The Scottish Health Secretary has asked people only to call the EMERGENCY services in cases of… guess what… yep EMERGENCIES.

And everyone seems to been loosing it over that.


We can remind you that it has ever been thus.

And even in the United Kingdom, where as we know, everything is perfect..


We all know that some people have phoned for an ambulance for utterly trivial reasons and that is not now and has never been what they are for.

Here is the advice from the ENGLISH heath service:

When to call 999

At some point, most people will either witness or be involved in an accident or experience a medical emergency.

Knowing what to do next and who to call can potentially save lives.

Life-threatening emergencies

Call 999 in a medical emergency. This is when someone is seriously ill or injured and their life is at risk.

Medical emergencies can include:

Call 999 immediately if you or someone else is having a heart attack or stroke. Every second counts with these conditions.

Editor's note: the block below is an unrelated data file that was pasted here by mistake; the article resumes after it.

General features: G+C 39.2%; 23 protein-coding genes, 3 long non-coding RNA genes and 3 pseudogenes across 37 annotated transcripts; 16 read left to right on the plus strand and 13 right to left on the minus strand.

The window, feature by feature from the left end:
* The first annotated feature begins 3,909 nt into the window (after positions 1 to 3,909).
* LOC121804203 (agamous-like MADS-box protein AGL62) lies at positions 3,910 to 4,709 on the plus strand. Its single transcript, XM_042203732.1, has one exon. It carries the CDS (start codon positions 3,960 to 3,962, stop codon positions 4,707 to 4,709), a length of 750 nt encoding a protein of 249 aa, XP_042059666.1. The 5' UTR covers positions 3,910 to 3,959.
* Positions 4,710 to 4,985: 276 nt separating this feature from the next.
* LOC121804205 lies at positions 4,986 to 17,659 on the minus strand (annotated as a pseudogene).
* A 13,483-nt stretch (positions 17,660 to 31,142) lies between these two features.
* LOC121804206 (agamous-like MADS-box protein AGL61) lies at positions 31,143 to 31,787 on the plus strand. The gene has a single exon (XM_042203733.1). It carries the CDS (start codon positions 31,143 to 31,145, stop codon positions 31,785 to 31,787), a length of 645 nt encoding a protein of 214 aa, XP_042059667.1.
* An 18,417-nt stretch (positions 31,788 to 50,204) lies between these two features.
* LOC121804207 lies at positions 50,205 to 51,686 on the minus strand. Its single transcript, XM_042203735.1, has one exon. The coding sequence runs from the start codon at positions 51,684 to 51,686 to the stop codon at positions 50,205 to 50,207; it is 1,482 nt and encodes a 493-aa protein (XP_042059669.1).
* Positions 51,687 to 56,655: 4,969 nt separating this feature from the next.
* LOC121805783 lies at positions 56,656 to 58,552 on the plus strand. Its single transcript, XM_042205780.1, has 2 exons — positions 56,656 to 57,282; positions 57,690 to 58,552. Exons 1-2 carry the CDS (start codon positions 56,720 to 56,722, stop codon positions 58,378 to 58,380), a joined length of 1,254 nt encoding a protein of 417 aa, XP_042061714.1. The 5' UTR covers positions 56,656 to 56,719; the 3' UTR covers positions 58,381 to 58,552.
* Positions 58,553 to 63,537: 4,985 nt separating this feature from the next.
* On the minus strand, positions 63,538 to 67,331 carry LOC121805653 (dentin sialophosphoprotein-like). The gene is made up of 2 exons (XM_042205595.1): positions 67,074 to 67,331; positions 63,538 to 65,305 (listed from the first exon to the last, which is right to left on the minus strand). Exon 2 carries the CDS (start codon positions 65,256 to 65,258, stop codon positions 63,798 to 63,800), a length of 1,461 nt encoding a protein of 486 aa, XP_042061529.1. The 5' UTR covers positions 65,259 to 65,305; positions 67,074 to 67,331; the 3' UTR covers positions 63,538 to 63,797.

Also call 999 if you think someone has had a major trauma, such as after a serious road traffic accident, a stabbing, a shooting, a fall from height, or a serious head injury.

If you’re not sure what to do

NHS 111 can help if you need urgent medical help or you’re not sure what to do.

They will ask questions about your symptoms so you get the help you need.

If you need to go to A&E, NHS 111 will book an arrival time. This might mean you spend less time in A&E. This also helps with social distancing.  

You can get help from 111.nhs.uk or call 111. It’s available 24 hours a day, 7 days a week.

It would be an idea if folk got off the Heath Secretary’s back.



  1. My cousin (a retired nurse) was pulled over by her dogs and fell heavily. She suspected fractured ribs and possibly an ankle. Knowing that A&E are under stress (her daughter works there), she phoned 111. It was 90 minutes before she got answered only to be advised not to go to A&E because they were choc-a-bloc. So she dosed herself with ibuprofin.